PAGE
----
The Hippo Press – Page 140 (2024)

Quality of Life 20/07/16

Finding fun at home
Reader Claire wrote in to praise several local efforts to make staying at home more bearable, specifically the “Courageous Community Conversations: Can We Talk about Race” Zoom program sponsored by the Goffstown Public Library, the Currier Museum of Art’s online ARTalk with Larissa Fassler on “Mapping Manchester” and the Aviation Museum of New Hampshire’s virtual tour of Italy on the Fourth of July. “It brought back a lot of memories of my trips to Rome and Pompeii,” Claire wrote.
Score: +1
Comment:“Online learning can be fun, and no tests,” Claire wrote.

New AmeriCorps members lending a hand
Sixteen founding members of the NH Covid Community Care Corps have been sworn in as AmeriCorps members and were scheduled to begin their eight-week term of service with nonprofits and city departments in Manchester and Nashua on Tuesday, according to a press release. In Manchester, four AmeriCorps members will work with the Parks & Recreation department to help develop in-person programming for small groups of youth, and 12 will serve in the Manchester Welfare Department, Health Department, the Mayor’s Office, and the Boys & Girls Club of Manchester. Four members will work in Nashua’s Department of Emergency Management and Public Health Department, and the Police Athletic League of Nashua, and one member will help with the Neighborhood Provisions program, a collaboration led by Dartmouth-Hitchco*ck that will coordinate delivery of food and groceries to community members at higher risk for Covid-19.
Score: +1
Comment: Goodwill Northern New England is accepting inquiries for full-time, year-round AmeriCorps service terms that will begin this fall. To express interest in becoming a member or being a host site, visit bit.ly/GoodwillAmeriCorps2020.

Watch your water
Despite recent bouts of rain, moderate drought conditions are expected to continue in the southern half of New Hampshire, prompting the New Hampshire Drought Management Team to meet last week to discuss the drought’s impact on the state. According to a press release, State Climatologist Mary Stampone said at the meeting that the drought will likely persist through at least the end of July, as recent precipitation won’t make up for the precipitation deficit for the year, or the anticipated high temperatures and below average precipitation expected over the coming month. Lake levels are below normal, rivers and streams around the state have been at or near historically low flows, and the majority of the state’s 31 monitoring wells are much lower than normal, according to the release. The New Hampshire Department of Environmental Services is encouraging outdoor water use restrictions for community water systems.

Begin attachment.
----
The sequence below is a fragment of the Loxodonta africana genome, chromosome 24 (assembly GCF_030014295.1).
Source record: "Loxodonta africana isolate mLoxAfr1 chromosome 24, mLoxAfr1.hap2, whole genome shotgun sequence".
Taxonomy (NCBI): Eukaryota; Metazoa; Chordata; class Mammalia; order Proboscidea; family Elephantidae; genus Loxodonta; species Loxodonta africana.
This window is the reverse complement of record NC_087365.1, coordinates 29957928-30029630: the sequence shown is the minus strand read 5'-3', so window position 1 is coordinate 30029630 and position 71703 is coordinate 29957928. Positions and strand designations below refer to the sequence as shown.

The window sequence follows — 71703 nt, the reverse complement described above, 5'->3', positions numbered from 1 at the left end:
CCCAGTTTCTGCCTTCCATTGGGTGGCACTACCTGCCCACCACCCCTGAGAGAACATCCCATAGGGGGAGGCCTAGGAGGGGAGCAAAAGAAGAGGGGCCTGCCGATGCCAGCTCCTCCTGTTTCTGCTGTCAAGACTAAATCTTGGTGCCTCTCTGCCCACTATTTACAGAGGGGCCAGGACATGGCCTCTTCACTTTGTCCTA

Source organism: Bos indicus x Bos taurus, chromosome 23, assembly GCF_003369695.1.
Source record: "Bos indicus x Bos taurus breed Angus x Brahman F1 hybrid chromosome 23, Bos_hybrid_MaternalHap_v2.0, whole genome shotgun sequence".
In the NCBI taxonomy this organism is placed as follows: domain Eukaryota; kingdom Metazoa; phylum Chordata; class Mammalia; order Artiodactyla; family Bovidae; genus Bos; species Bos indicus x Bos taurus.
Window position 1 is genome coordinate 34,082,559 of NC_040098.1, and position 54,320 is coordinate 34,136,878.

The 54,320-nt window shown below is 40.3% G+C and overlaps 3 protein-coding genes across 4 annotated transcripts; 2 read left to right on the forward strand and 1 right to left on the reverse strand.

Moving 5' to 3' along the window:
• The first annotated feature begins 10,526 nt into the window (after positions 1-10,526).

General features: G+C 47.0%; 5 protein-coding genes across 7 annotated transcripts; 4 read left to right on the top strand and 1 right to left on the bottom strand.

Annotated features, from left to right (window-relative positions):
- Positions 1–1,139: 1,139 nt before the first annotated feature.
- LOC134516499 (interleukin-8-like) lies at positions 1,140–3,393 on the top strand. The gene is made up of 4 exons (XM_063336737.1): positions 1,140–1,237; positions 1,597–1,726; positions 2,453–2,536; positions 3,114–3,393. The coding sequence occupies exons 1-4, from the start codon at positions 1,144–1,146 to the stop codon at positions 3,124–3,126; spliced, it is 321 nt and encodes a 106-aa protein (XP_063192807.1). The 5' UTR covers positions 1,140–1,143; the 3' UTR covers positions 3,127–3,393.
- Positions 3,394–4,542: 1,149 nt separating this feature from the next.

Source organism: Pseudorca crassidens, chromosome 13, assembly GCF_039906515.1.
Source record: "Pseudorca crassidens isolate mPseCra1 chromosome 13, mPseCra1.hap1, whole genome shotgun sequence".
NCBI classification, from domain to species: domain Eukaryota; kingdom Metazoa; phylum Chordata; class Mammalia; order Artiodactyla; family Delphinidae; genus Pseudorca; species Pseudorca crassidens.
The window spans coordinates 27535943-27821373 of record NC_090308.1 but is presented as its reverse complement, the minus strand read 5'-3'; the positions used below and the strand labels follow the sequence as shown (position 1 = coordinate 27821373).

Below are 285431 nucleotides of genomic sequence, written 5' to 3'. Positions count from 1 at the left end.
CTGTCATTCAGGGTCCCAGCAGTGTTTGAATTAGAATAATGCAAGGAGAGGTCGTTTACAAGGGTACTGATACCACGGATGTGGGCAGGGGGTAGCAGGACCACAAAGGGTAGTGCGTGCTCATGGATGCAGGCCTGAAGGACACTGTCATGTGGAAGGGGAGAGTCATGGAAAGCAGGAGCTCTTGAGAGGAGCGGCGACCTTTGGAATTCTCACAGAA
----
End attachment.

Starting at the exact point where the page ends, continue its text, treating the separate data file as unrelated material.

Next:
Score: -2
Comment:New Hampshire’s last substantial drought was in 2016, according to the press release.

Return on investment
New Hampshire has the best taxpayer return on investment, according to a WalletHub study, which considered data from five categories — Education, Health, Safety, Economy, and Infrastructure & Pollution — and took into account how people are taxed in each state. New Hampshire ranked second for Total Taxes per Capita (population aged 18+), fourth for Safety, seventh for Health, 13th for Economy, 30th for Education and 36th for Infrastructure & Pollution.
Score: +1
Comment: Florida took the No. 2 spot for overall taxpayer return on investment, followed by South Dakota, while last place went to Hawaii, according to the study.

QOL score: 51
Net change: +1
QOL this week: 52
What’s affecting your Quality of Life here in New Hampshire? Let us know at news@hippopress.com.

Covid-19 updateAs of July 6As of July 6
Total cases statewide5,9146,068
Total current infections statewide826621
Total deaths statewide382391
New cases143
(July 1 – July 6)
158
(July 7 to July 13)
Current infections: Hillsborough County512354
Current infections: Merrimack County5037
Current infections: Rockingham County157134

Governor’s updates
In a July 7 press conference, Gov. Chris Sununu shared the latest unemployment numbers in the Granite State, which reflect a consistent downward trend since the start of the Covid-19 pandemic. About 4,800 unemployment claims were filed in New Hampshire for the week ending June 27, according to Sununu — an 11 percent decline in new claims over the previous week and a nearly 90 percent decline from its highest peak during the pandemic.

On July 8, the Governor’s Office for Emergency Relief and Recovery announced more awardees for the Healthcare System Relief Fund, according to a press release, including nearly $11 million in CARES act funding for long-term care facilities in the state and about $6 million for other health care facilities.

The application period of the New Hampshire Self Employed Livelihood Fund will end on July 17. Self-employed businesses that qualify can access applications online at goferr.nh.gov.

Bill decisions
On July 10, Gov. Chris Sununu took action on a handful of bills, according to multiple press releases from the Office of the Governor.

Sununu signed HB 1129, which contains a portion of the Senate Democrats’ Granite Promise Plan addressing municipal, school district and village district budgets during the state of emergency, into law. Among other things, the bill allows for optional town meeting procedures during the state of emergency declared in response to Covid-19.